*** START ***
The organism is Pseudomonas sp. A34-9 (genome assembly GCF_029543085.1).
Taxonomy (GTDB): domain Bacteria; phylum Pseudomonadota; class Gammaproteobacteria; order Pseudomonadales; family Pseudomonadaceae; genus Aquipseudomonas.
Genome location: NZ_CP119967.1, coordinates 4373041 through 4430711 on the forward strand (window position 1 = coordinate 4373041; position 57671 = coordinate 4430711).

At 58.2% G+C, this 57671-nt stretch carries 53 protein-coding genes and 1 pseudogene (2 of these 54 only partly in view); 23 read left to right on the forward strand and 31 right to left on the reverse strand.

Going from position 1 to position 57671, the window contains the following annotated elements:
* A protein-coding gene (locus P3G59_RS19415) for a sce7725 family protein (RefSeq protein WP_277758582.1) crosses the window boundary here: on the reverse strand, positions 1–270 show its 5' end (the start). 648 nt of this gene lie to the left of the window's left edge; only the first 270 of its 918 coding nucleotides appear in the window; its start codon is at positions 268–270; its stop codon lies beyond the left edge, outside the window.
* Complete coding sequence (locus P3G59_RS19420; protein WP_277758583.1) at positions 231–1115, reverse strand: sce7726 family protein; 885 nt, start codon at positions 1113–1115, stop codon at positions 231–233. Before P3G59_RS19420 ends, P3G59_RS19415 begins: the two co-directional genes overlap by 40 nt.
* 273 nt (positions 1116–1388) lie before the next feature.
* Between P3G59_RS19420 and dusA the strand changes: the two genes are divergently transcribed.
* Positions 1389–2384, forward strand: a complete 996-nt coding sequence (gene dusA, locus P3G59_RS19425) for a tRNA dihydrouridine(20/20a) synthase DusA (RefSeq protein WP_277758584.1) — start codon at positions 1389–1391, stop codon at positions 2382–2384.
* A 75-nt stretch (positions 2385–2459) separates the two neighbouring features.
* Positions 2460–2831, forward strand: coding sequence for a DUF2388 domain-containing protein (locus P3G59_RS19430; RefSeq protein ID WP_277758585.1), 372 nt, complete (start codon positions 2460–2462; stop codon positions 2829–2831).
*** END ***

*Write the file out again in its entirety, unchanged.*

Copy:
The organism is Pseudomonas sp. A34-9 (genome assembly GCF_029543085.1).
Taxonomy (GTDB): domain Bacteria; phylum Pseudomonadota; class Gammaproteobacteria; order Pseudomonadales; family Pseudomonadaceae; genus Aquipseudomonas.
Genome location: NZ_CP119967.1, coordinates 4373041 through 4430711 on the forward strand (window position 1 = coordinate 4373041; position 57671 = coordinate 4430711).

At 58.2% G+C, this 57671-nt stretch carries 53 protein-coding genes and 1 pseudogene (2 of these 54 only partly in view); 23 read left to right on the forward strand and 31 right to left on the reverse strand.

Going from position 1 to position 57671, the window contains the following annotated elements:
* A protein-coding gene (locus P3G59_RS19415) for a sce7725 family protein (RefSeq protein WP_277758582.1) crosses the window boundary here: on the reverse strand, positions 1–270 show its 5' end (the start). 648 nt of this gene lie to the left of the window's left edge; only the first 270 of its 918 coding nucleotides appear in the window; its start codon is at positions 268–270; its stop codon lies beyond the left edge, outside the window.
* Complete coding sequence (locus P3G59_RS19420; protein WP_277758583.1) at positions 231–1115, reverse strand: sce7726 family protein; 885 nt, start codon at positions 1113–1115, stop codon at positions 231–233. Before P3G59_RS19420 ends, P3G59_RS19415 begins: the two co-directional genes overlap by 40 nt.
* 273 nt (positions 1116–1388) lie before the next feature.
* Between P3G59_RS19420 and dusA the strand changes: the two genes are divergently transcribed.
* Positions 1389–2384, forward strand: a complete 996-nt coding sequence (gene dusA, locus P3G59_RS19425) for a tRNA dihydrouridine(20/20a) synthase DusA (RefSeq protein WP_277758584.1) — start codon at positions 1389–1391, stop codon at positions 2382–2384.
* A 75-nt stretch (positions 2385–2459) separates the two neighbouring features.
* Positions 2460–2831, forward strand: coding sequence for a DUF2388 domain-containing protein (locus P3G59_RS19430; RefSeq protein ID WP_277758585.1), 372 nt, complete (start codon positions 2460–2462; stop codon positions 2829–2831).